The Second-Most Useful Graph Ever
Dec 7, 2015
In a recent post, “The Most Useful Graph Ever,” we looked at using a graph to design an incentive compensation plan. This was a great example of quantation not only because it illustrated what data visualization is really for, but designing incentive plans is a critical business process that’s all too often handled poorly. In this post, let’s look at the U.S. stock market over a very long period of time. Understanding the basics of investing is critical for almost everyone’s financial security, and a clear presentation of some basic information could help a lot of people who find the whole thing intimidating.
For stock market performance, we use the S&P 500 Index, generally considered the market’s broadest measure. (Data from the S&P Dow Jones Indices website.) For a time horizon, I chose to go back to January 1920 – that’s 95 years and, just for the sake of an honest review, includes the 1920s run-up to the Crash of 1929. The numbers are monthly averages, which give a sense of intra-year volatility that the annual average doesn’t. Here’s the graph of that data (with a red exponential trend line calculated by Excel):
This graph shows the dramatic growth in U.S. stock, but it’s hard to use as a visual tool – the “miracle of compound interest” means the numbers until about 35 years ago look minuscule. Visually, it looks like the market bumbled along until about 1980, and then just exploded. That’s not the case. The same effect makes the last 20 years or so look even more chaotic and volatile than they actually were. So let’s try this graph again, this time with a logarithmic rather than a linear vertical axis:
Logarithmic scales make it possible to compare period-to-period growth rates. As a result, that red exponential trend line – showing average annual growth of 6.3%/year over the 95 years – is now a straight line rather than the curved line shown on the previous graph. The revised graph now shows clearly that the S&P 500 has been on a steady upward trend for a very long time.
There’s one thing still missing – when you look at investment returns you need to compare those returns against inflation. Here’s the same graph, but this time for real (i.e., adjusted for inflation) values for the S&P 500 Index:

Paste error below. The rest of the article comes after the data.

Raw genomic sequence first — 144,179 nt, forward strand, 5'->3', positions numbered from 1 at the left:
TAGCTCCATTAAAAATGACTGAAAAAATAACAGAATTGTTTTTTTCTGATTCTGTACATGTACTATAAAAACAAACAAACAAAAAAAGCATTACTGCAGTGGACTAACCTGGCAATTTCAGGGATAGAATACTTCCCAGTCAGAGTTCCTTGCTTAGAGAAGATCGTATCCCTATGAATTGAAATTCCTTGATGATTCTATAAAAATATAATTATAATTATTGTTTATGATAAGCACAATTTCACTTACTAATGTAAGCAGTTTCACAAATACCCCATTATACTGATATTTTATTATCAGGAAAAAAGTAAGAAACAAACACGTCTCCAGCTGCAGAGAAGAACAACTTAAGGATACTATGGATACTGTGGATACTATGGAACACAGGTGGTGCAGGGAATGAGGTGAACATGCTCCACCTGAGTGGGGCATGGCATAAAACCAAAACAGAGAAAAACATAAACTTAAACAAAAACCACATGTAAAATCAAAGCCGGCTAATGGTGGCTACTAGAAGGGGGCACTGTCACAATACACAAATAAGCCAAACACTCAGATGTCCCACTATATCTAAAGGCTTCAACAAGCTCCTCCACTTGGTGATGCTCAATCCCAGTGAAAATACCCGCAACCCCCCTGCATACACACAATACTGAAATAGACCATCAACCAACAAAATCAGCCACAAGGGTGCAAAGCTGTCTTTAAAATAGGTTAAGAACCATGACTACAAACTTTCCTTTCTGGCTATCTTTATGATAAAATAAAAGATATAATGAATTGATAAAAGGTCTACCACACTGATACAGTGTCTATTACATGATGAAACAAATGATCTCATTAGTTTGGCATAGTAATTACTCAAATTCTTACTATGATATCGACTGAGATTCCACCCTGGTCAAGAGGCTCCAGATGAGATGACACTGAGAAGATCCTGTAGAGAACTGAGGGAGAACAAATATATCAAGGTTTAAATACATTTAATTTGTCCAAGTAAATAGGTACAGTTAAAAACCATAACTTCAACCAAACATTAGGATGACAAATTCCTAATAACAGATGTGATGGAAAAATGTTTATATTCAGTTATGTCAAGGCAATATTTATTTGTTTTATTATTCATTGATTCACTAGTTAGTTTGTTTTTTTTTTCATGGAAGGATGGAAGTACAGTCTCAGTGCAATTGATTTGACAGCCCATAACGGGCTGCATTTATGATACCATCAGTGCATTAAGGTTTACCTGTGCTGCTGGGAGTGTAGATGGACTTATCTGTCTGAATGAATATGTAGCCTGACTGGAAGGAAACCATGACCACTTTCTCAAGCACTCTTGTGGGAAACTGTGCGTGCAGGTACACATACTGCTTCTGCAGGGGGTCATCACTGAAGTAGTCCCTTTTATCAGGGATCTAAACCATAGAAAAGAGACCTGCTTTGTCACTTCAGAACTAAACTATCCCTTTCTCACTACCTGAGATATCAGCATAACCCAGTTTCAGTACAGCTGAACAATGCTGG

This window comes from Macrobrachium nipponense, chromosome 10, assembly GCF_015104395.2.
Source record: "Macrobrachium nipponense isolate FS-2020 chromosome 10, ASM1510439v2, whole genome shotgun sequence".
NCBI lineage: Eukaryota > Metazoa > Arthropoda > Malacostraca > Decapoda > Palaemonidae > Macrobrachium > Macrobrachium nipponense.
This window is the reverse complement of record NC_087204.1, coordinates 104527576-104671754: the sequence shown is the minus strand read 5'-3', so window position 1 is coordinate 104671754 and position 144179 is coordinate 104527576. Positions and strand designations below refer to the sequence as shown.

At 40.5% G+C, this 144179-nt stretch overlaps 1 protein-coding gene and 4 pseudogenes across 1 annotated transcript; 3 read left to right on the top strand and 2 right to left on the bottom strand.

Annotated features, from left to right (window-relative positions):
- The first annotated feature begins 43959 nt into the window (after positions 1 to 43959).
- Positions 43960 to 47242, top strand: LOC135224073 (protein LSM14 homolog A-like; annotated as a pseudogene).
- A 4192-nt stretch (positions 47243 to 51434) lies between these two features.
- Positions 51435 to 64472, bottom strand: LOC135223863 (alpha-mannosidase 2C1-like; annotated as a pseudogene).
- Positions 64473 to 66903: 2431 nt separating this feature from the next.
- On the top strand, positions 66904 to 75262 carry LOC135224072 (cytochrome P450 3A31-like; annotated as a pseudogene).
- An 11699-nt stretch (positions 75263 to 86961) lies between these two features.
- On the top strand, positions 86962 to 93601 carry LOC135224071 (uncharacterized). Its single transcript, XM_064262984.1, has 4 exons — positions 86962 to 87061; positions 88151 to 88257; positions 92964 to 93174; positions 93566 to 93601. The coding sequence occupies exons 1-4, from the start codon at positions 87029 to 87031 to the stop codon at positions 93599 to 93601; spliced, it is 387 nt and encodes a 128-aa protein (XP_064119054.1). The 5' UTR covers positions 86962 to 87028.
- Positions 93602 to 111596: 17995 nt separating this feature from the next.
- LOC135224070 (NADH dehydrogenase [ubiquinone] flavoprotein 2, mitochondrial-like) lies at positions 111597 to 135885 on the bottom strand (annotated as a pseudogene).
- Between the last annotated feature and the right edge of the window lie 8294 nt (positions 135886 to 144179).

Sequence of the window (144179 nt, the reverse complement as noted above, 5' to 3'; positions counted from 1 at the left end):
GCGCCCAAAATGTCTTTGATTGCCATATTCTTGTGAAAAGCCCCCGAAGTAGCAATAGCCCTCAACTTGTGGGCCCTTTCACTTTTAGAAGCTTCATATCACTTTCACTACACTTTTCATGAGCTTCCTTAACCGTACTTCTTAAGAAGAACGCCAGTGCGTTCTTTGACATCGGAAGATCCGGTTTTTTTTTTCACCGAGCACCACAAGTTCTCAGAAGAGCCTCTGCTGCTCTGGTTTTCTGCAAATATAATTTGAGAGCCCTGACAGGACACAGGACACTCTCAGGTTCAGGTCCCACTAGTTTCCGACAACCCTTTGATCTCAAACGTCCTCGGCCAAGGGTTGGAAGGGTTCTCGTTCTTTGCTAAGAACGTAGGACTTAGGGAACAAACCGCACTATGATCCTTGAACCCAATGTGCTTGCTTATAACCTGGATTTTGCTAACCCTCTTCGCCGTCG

This one looks a tiny bit bumpier, and of course flatter, but the trend is still unmistakable: Over a very long period of time, a broad stock market investment beats inflation by about 2.8%/year. What people often focus on is the significant shorter-term changes – like the drop from Sep 1929 to Jun 1932, or from the peak of the ‘90s bubble in Aug 2000 to the bottom from the Great Recession in Mar 2009. But for those who can stomach the short-term fluctuations, the long-term trends are powerful and upward.
Oh wait, there’s one more consideration: the S&P 500 Index is a price index, which doesn’t factor in dividend yields. Over the 95 years of this analysis, the S&P 500 stocks have had an average dividend yield of almost 4%, meaning an annual inflation-adjusted return of nearly 7% for those reinvesting their dividends!
The financial power of investing a steady amount of money in the U.S. stock market over a long period of time is impossible to overlook. The graphs we’ve looked at here tell a big part of the story, but to really get that point across, good quantation suggests that a table will work better than a graph. We’ll see that in next week’s post.“Painting with Numbers” is my effort to get people to focus on making numbers understandable. I welcome your feedback and your favorite examples. Follow me on twitter at @RandallBolten.